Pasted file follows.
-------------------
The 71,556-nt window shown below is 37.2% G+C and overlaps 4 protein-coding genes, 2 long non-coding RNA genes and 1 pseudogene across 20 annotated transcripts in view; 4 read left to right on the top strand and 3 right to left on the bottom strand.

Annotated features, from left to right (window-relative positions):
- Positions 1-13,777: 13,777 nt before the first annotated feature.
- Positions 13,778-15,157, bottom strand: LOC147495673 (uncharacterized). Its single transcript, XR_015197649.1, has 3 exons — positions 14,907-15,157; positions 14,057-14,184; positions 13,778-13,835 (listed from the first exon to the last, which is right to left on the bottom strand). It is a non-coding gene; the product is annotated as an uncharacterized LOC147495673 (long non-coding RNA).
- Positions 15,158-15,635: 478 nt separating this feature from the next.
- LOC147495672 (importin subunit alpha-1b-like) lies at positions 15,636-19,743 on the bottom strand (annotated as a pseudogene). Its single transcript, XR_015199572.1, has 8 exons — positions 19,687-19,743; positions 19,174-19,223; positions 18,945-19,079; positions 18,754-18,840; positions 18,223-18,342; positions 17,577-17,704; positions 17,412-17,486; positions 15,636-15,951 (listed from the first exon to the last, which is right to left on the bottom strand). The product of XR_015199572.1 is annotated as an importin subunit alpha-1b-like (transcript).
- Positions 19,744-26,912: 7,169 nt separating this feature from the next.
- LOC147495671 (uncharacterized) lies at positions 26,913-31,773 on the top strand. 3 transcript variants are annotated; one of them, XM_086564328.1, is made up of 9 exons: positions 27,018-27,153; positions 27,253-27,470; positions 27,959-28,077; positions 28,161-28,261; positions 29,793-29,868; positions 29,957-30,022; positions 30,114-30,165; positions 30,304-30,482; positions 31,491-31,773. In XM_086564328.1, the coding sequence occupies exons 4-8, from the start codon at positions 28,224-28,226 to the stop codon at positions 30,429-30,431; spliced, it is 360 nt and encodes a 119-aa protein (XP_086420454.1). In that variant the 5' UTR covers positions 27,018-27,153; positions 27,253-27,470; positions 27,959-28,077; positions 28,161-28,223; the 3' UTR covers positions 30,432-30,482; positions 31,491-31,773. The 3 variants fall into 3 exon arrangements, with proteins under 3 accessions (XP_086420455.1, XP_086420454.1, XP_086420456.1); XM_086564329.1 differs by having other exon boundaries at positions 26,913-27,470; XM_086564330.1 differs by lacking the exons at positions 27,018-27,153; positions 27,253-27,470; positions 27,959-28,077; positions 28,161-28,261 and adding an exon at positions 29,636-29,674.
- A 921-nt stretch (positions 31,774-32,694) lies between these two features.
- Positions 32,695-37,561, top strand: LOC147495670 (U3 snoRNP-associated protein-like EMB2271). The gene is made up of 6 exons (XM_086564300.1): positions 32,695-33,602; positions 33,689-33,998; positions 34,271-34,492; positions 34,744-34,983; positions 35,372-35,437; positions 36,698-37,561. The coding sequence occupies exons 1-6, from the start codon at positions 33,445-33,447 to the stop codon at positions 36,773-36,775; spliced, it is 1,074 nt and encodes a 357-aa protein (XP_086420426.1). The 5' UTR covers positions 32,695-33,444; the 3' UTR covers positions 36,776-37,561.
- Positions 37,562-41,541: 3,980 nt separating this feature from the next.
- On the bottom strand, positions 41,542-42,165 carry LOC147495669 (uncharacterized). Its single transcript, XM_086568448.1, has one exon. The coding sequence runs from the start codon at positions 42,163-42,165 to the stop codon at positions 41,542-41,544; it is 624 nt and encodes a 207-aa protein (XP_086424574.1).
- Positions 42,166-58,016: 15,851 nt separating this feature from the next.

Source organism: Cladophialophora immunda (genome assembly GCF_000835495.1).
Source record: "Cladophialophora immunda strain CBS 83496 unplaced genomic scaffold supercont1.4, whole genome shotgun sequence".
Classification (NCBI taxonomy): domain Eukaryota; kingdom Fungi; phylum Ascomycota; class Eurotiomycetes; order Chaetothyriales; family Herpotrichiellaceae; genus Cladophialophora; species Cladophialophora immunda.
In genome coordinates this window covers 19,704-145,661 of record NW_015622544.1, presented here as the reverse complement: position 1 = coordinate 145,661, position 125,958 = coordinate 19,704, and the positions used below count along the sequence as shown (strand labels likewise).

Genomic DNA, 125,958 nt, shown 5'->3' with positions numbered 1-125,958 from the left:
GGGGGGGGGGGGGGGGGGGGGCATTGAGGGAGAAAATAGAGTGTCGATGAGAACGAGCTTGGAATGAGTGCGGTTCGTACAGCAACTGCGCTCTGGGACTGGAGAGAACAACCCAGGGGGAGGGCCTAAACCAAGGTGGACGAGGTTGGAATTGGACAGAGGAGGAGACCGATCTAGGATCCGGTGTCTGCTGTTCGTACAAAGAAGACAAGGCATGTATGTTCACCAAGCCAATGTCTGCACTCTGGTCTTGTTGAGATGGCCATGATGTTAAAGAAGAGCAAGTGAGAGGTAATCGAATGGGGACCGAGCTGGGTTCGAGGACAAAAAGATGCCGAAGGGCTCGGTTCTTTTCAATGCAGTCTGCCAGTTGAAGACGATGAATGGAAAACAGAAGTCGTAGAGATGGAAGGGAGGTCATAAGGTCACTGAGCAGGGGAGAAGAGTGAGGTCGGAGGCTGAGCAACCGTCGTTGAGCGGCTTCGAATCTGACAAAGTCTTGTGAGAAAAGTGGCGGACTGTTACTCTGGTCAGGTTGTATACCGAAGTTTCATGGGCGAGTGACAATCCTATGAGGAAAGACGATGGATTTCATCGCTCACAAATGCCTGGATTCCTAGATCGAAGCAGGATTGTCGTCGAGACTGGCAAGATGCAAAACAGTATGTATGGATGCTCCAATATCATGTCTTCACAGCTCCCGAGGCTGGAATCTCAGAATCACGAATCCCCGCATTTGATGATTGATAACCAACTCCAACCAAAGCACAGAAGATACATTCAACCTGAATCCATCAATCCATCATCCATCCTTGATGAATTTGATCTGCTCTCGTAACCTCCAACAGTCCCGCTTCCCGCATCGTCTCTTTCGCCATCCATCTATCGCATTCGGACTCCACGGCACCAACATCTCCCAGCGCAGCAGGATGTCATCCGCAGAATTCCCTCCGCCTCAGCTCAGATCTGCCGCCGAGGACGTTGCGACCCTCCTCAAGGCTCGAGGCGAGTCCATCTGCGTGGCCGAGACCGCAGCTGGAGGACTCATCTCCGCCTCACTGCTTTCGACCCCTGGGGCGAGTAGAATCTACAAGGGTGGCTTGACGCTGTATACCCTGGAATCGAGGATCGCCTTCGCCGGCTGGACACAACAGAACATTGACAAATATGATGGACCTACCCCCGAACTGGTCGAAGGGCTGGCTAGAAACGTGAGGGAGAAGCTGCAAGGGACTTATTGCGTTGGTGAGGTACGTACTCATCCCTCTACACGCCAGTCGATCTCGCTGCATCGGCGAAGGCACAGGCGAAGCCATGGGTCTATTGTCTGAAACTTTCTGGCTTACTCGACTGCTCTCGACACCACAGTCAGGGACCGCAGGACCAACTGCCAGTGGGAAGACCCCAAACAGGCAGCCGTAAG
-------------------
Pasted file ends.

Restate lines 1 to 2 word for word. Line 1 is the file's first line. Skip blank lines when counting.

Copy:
The 71,556-nt window shown below is 37.2% G+C and overlaps 4 protein-coding genes, 2 long non-coding RNA genes and 1 pseudogene across 20 annotated transcripts in view; 4 read left to right on the top strand and 3 right to left on the bottom strand.

Annotated features, from left to right (window-relative positions):